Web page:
NASHVILLE — State Rep. Robin Smith, R-Hixson, is challenging Tennessee House Republican Caucus Chairman Jeremy Faison of Cosby for the group's No. 2 post in leadership elections, saying she believes a different vision is needed in a time where "easy wins are relics of our past."
In her pitch to GOP caucus members, the former Tennessee Republican Party chair says that although Republicans in Tuesday's elections retained their supermajority status in the 99-member chamber, "Elections in Tennessee are demonstrating the need for a strategic approach to more than just activity in even-numbered years with a demand for strong communications, fundraising and implementation on an ongoing basis."
Smith told the Times Free Press on Thursday that while rural Tennessee remains staunchly Republican — the GOP won control of the state Senate from Democrats in 2009 while House Republicans achieved operational control in 2011 — urban and some suburban areas are becoming increasingly competitive.
"I also know this hostile environment, I'm not a stranger to this because of where I live," Smith said. "My district is not a hard, hard-right district. If you look at the election returns, I had to outperform the president at many of my polling boxes because of the changing environment in Tennessee."
Smith, who was known to be weighing the leadership challenge, told Faison she planned to run Wednesday. Smith, who ran for Congress in 2010 but lost the GOP primary to now-U.S. Rep. Chuck Fleischmann, was elected to the House in 2018. The caucus election is set for Nov. 24.
Faison, who represents a rural Northeast Tennessee district, said in an interview, "I think that Tuesday night proved that the current leadership has done a heck of a job" and went on to cite efforts by Republican House Speaker Cameron Sexton of Crossville, Majority Leader William Lamberth of Portland as well as himself.
Faison said he has walked 516 miles, going door-to-door campaigning on behalf of Republican candidates since last summer.
"And I drove in this state back and forward from Memphis to Murfreesboro to Northeast Tennesse. I drove over 4,000 miles since this summer," he said.
"What I'm saying is, between all the efforts of all of us in leadership, we retained all 73 seats. And I think in this climate it shows what we're doing is working," Faison said.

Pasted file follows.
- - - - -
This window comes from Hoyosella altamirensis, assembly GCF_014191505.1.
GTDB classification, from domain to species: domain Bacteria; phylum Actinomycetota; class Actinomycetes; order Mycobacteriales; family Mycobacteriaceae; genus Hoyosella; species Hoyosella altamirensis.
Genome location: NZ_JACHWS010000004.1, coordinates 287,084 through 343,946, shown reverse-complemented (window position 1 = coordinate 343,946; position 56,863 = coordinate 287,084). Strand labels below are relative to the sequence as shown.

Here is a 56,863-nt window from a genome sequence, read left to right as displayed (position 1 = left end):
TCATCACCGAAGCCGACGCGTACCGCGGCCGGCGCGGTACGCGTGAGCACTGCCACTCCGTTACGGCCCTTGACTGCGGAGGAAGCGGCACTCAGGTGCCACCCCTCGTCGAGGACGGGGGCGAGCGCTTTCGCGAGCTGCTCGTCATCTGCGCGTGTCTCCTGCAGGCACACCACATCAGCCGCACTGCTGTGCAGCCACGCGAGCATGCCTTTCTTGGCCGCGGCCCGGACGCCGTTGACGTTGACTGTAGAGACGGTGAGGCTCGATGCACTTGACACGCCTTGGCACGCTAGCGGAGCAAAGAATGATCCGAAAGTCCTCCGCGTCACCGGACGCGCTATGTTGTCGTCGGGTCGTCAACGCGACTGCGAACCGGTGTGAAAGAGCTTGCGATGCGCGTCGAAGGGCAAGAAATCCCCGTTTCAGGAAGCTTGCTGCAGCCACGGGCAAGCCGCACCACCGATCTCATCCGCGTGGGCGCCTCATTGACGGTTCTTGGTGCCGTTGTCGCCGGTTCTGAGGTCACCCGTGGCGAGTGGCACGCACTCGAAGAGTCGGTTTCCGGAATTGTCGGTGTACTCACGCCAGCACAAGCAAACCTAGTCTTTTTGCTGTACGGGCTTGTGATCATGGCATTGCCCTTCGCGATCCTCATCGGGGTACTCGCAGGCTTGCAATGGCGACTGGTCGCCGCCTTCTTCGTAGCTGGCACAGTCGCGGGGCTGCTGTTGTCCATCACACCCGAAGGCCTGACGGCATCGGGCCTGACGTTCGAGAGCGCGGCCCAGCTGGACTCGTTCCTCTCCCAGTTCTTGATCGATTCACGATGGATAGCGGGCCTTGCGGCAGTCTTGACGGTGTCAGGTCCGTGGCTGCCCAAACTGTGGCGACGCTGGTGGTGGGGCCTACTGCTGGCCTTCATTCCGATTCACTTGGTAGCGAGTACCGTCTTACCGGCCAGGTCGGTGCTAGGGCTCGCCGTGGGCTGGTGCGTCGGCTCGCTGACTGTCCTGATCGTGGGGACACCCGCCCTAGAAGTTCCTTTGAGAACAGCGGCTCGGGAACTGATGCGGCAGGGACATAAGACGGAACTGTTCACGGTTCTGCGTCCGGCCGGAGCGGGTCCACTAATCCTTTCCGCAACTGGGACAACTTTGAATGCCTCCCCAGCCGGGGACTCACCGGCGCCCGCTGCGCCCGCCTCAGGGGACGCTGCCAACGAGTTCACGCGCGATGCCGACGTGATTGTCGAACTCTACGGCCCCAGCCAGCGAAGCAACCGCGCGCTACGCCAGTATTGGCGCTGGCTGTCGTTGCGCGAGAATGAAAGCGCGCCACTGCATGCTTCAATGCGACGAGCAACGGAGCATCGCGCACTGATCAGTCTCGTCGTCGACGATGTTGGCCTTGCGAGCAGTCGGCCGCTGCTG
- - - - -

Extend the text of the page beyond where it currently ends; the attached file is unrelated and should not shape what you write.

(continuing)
This year has been "crazy," Faison added.
"We've had COVID, we've had tornadoes, we've had a tumultuous year, and we were able to hold onto our majority. I think that speaks volumes to where we're at. We've told our story in such a way that Tennesseans trust us to stay there and keep running the show. That's strong."
Faison, who was elected caucus chair in late 2018, said, "I want to be a part of telling our story. And I feel that I've done such a good job of telling our story that we've come back with all 73 when a lot of other places haven't come back with their majority."
He added, "I feel confident that I will win, and I did exactly what I told our caucus I would do. I feel like it's a wonderful thing that she's running, but I feel confident I'll win."
Smith, a political and business consultant who has been talking to Republicans one-on-one in recent weeks, said the caucus needs to implement a communication and messaging plan as well as a strategy to grow its voting base. Republicans should have a pro-active message and state-centric plan with the caucus pressing aggressively on fundraising and upcoming redistricting in 2022, she said.
The Hixson lawmaker, who created a leadership PAC earlier this year called "Leadership Pioneers," noted it had raised $53,000 to help Republican members in this year's election. That included a $15,000 contributed from Smith, who also raised funds from a number of area residents. Hugh Maclellan of Lookout Mountain also gave $15,000. She also noted she had raised some $366,000 from 2018 until now for her own campaign committee, which also made contributions to members.
Faison made just over $22,350 in contributions from his PAC and campaign accounts. He also made a $15,000 contribution to the GOP caucus.
Majority Leader Lamberth, meanwhile, faces a caucus challenge from Rep. Andrew Farmer of Sevierville. Sexton faces no opposition.
Contact Andy Sher at email@example.com or 615-255-0550. Follow on Twitter @AndySher1.